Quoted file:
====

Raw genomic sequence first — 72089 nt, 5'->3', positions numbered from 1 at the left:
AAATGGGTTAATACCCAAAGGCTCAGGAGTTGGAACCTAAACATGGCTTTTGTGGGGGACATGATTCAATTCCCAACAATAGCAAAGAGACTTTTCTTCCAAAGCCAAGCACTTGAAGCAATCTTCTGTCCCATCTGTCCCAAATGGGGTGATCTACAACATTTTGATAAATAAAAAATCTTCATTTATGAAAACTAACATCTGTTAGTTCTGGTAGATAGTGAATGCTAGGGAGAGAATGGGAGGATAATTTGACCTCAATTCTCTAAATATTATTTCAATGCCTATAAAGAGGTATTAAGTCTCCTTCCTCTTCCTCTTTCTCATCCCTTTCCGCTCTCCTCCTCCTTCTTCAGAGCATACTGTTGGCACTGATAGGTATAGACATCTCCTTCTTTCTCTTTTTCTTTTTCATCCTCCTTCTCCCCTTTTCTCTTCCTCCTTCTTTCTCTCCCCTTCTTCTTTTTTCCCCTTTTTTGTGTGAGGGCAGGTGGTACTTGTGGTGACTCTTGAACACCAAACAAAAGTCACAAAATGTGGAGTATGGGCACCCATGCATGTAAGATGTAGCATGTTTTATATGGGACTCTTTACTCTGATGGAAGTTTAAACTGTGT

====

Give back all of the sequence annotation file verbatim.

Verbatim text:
Raw genomic sequence first — 72089 nt, 5'->3', positions numbered from 1 at the left:
AAATGGGTTAATACCCAAAGGCTCAGGAGTTGGAACCTAAACATGGCTTTTGTGGGGGACATGATTCAATTCCCAACAATAGCAAAGAGACTTTTCTTCCAAAGCCAAGCACTTGAAGCAATCTTCTGTCCCATCTGTCCCAAATGGGGTGATCTACAACATTTTGATAAATAAAAAATCTTCATTTATGAAAACTAACATCTGTTAGTTCTGGTAGATAGTGAATGCTAGGGAGAGAATGGGAGGATAATTTGACCTCAATTCTCTAAATATTATTTCAATGCCTATAAAGAGGTATTAAGTCTCCTTCCTCTTCCTCTTTCTCATCCCTTTCCGCTCTCCTCCTCCTTCTTCAGAGCATACTGTTGGCACTGATAGGTATAGACATCTCCTTCTTTCTCTTTTTCTTTTTCATCCTCCTTCTCCCCTTTTCTCTTCCTCCTTCTTTCTCTCCCCTTCTTCTTTTTTCCCCTTTTTTGTGTGAGGGCAGGTGGTACTTGTGGTGACTCTTGAACACCAAACAAAAGTCACAAAATGTGGAGTATGGGCACCCATGCATGTAAGATGTAGCATGTTTTATATGGGACTCTTTACTCTGATGGAAGTTTAAACTGTGT